Raspberry Pi project boards pt.1 – Ladder Board


This is the first post in what will be (at least) a three part series. I’m also planning to look at the Quick2Wire board(s) and Gertboard.

The ladder board (sold by Tandy for the bargain price of £5.99) is designed for Gordon at Drogon’s ladder game[1], but can be used for various other purposes – basically anything you can think of that employs 10 LEDs and 4 switches.

ladder_boardIt took each of my kids around half an hour to turn the kit into a working board, and it’s all very straightforward through pin components.

In use

Gordon supplies a test program for the board, which provides an easy way to confirm that everything is working as expected. With both of the boards I’ve tested I’d note that the switch test didn’t work exactly as expected – the green LEDs would stay on rather than only coming on when the corresponding button was pressed.

Once the board is proven to work OK there are various apps that can then be used to do stuff with it:

  • Ladder game – a C programme (that must be run using sudo) where the player has to time button presses to complete a complete set of flashing LEDs. My son and I had originally built this using a homemade Pi Cobbler and breadboard, but it’s much better to have a proper board.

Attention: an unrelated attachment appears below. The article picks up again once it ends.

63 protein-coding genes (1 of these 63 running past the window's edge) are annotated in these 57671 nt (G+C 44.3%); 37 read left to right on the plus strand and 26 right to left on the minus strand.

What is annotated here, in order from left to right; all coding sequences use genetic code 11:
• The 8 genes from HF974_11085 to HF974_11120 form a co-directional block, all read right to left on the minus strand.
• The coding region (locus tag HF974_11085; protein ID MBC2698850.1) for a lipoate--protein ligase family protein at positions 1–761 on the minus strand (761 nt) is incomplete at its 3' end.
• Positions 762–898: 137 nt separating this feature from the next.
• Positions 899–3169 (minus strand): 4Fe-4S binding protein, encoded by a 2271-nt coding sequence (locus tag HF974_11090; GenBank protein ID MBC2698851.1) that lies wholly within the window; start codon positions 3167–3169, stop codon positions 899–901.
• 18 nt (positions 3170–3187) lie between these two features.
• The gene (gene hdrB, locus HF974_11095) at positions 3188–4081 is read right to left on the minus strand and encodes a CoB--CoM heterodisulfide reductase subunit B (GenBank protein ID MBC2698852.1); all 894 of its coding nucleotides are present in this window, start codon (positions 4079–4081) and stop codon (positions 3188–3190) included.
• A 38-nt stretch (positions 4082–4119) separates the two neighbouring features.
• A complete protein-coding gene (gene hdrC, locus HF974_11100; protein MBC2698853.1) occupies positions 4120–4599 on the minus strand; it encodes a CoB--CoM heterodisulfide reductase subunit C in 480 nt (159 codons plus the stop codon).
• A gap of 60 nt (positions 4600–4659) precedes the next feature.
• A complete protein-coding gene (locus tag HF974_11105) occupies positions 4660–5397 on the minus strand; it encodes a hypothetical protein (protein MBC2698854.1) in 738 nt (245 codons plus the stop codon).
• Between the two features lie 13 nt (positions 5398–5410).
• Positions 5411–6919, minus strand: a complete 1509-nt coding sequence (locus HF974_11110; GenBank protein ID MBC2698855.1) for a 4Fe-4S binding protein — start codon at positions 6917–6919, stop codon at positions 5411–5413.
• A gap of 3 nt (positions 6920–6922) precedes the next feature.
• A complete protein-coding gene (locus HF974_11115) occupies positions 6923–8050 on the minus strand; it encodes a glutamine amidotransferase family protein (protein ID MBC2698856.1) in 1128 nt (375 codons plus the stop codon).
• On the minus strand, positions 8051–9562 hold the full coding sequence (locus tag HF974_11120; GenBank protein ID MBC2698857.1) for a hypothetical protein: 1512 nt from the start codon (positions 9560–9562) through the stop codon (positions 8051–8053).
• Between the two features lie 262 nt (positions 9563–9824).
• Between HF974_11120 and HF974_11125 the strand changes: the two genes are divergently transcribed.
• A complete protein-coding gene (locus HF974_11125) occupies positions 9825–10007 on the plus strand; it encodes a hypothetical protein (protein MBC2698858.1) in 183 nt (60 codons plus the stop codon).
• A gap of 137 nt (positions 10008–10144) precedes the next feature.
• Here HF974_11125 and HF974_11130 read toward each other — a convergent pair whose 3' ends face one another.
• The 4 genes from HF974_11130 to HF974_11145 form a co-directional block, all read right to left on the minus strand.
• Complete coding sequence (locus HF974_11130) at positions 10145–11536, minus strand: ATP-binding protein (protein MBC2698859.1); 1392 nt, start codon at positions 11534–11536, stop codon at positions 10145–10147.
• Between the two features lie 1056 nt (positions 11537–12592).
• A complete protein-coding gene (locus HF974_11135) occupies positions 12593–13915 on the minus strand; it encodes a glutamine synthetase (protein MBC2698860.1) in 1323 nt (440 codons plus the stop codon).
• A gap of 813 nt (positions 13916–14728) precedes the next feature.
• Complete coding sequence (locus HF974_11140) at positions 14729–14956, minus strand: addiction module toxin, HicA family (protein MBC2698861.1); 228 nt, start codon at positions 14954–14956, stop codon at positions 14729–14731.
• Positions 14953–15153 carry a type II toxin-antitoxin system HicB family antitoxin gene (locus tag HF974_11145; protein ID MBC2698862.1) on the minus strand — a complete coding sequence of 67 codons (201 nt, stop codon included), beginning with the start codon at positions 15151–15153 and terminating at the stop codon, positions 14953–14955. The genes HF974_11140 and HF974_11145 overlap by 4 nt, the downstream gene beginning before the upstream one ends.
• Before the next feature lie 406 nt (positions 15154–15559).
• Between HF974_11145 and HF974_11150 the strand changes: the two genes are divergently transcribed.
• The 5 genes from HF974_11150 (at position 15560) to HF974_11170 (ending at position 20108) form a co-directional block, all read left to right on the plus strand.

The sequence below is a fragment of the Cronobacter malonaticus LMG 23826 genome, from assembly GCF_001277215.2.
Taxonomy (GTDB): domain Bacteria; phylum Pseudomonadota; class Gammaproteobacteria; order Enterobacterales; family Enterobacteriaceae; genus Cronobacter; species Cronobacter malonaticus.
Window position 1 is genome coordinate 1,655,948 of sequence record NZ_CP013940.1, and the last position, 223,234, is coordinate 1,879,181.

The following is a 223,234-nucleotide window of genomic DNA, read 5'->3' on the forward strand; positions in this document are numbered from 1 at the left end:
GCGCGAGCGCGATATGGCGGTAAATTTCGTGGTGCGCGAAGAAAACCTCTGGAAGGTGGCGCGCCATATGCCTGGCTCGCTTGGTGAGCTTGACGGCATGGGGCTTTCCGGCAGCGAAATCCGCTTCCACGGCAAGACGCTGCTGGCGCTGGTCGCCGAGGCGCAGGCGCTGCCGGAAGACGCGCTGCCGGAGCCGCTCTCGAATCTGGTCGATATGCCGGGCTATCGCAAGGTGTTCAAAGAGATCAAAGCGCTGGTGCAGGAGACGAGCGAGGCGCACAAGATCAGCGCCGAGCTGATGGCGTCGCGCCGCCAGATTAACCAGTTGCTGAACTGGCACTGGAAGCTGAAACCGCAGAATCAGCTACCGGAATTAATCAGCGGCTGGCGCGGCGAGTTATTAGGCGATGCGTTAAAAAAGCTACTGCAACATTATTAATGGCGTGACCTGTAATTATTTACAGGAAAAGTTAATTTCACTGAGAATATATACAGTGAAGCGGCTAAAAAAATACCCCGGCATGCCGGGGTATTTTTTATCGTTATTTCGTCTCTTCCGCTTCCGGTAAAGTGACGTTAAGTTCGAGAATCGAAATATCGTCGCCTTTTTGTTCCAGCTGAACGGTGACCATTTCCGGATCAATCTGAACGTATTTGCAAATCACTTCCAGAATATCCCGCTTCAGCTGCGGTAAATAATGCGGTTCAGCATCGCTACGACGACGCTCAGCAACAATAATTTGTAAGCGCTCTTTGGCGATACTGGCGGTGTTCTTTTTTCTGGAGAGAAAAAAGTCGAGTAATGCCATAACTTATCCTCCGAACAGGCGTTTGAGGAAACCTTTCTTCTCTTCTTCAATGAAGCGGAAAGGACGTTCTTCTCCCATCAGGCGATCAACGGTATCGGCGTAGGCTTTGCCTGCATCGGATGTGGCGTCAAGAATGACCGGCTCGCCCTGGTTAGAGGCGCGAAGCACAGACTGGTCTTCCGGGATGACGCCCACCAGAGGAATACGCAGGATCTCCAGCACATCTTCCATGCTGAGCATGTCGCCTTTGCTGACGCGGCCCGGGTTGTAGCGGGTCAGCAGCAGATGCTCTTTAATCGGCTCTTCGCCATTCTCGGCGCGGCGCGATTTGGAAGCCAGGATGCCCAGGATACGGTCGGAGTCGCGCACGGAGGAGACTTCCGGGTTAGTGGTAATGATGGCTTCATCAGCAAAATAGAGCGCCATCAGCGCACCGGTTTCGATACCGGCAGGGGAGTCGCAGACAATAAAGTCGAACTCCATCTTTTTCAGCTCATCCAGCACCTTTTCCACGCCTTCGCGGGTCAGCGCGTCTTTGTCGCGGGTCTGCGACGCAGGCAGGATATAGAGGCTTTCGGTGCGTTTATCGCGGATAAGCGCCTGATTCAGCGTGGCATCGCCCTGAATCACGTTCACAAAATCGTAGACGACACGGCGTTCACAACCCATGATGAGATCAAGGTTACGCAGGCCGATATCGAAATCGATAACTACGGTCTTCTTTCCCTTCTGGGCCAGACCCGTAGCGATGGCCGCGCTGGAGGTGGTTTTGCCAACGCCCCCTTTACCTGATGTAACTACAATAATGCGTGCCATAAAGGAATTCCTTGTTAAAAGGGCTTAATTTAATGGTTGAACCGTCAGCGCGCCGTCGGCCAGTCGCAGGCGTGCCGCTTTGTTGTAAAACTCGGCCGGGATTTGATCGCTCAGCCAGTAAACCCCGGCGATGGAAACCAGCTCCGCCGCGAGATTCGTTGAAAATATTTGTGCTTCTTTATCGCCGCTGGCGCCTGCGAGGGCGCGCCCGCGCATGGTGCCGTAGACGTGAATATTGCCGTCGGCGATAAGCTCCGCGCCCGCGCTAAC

• Simon – a BASIC version of the classic sequence memory game
  • Anything you can imagine – with C, Python, BASIC or whatever. I don’t know whether anything has been done yet to bind it to Scratch (like the demos I saw of PiFace at a Raspberry Jam event last week), but I’m sure that will come.

I2C issue

I’d also note that this board doesn’t play nicely with I2C (which I’d enabled for work with the Quick2Wire boards), so I had to go back and disable I2C support. It’s hard to blame the board for this, as the underlying issue is the reuse of various general purpose input/output (GPIO) pins as part of the Raspberry Pi design. This is probably one of those cases where it’s useful to be able to boot the Raspberry Pi from different SD cards (though I can also understand that many people will want to have a single card with all of their stuff on).


The ladder board is cheap, easy to use and a lot of fun. It would definitely be my recommendation for a first project board on the Raspberry Pi – particularly for younger or less experienced makers.


1. Gordon really has been one of the heroes of the early days of Raspberry Pi. His Wiring Pi library provides a great way to work with GPIO, and he’s done a ton of inspirational projects and guides.

3 Responses to “Raspberry Pi project boards pt.1 – Ladder Board”

  1. Must have missed you posting this earler! Thanks! Yes, there was a bug in the early version of the ladderTest.sh script – fixed now, just need to do a git pull on it to fetch the new version.

    And you’re right about I2C (& SPI) modules too. No easy solution, although I never have them loaded by default in my systems, but use the gpio load i2c/spi commands when I need them…

    Glad you had some fun with it though!


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